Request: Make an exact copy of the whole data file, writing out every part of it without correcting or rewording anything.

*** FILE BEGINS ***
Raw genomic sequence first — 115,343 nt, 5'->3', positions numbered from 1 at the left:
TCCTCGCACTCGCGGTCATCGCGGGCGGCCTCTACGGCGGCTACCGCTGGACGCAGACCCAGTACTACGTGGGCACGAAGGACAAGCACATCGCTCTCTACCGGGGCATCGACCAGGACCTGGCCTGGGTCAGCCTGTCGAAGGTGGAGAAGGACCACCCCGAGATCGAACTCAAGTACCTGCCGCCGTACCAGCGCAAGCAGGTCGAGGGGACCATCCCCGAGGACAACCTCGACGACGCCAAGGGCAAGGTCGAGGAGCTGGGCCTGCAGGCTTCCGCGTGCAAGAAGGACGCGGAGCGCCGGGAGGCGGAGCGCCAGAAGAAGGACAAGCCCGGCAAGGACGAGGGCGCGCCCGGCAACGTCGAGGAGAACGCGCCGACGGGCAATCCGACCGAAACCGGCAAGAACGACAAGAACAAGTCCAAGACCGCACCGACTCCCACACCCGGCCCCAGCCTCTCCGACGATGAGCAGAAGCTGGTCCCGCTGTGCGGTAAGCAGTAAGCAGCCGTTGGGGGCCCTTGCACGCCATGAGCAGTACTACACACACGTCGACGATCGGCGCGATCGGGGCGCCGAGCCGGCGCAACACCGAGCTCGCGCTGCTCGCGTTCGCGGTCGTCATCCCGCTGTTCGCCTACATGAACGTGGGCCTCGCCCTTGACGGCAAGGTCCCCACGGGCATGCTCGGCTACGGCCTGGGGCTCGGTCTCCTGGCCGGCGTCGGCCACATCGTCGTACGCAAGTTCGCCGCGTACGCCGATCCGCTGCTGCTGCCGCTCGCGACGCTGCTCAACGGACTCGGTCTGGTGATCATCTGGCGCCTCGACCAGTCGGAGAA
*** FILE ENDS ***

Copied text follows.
Raw genomic sequence first — 115,343 nt, 5'->3', positions numbered from 1 at the left:
TCCTCGCACTCGCGGTCATCGCGGGCGGCCTCTACGGCGGCTACCGCTGGACGCAGACCCAGTACTACGTGGGCACGAAGGACAAGCACATCGCTCTCTACCGGGGCATCGACCAGGACCTGGCCTGGGTCAGCCTGTCGAAGGTGGAGAAGGACCACCCCGAGATCGAACTCAAGTACCTGCCGCCGTACCAGCGCAAGCAGGTCGAGGGGACCATCCCCGAGGACAACCTCGACGACGCCAAGGGCAAGGTCGAGGAGCTGGGCCTGCAGGCTTCCGCGTGCAAGAAGGACGCGGAGCGCCGGGAGGCGGAGCGCCAGAAGAAGGACAAGCCCGGCAAGGACGAGGGCGCGCCCGGCAACGTCGAGGAGAACGCGCCGACGGGCAATCCGACCGAAACCGGCAAGAACGACAAGAACAAGTCCAAGACCGCACCGACTCCCACACCCGGCCCCAGCCTCTCCGACGATGAGCAGAAGCTGGTCCCGCTGTGCGGTAAGCAGTAAGCAGCCGTTGGGGGCCCTTGCACGCCATGAGCAGTACTACACACACGTCGACGATCGGCGCGATCGGGGCGCCGAGCCGGCGCAACACCGAGCTCGCGCTGCTCGCGTTCGCGGTCGTCATCCCGCTGTTCGCCTACATGAACGTGGGCCTCGCCCTTGACGGCAAGGTCCCCACGGGCATGCTCGGCTACGGCCTGGGGCTCGGTCTCCTGGCCGGCGTCGGCCACATCGTCGTACGCAAGTTCGCCGCGTACGCCGATCCGCTGCTGCTGCCGCTCGCGACGCTGCTCAACGGACTCGGTCTGGTGATCATCTGGCGCCTCGACCAGTCGGAGAA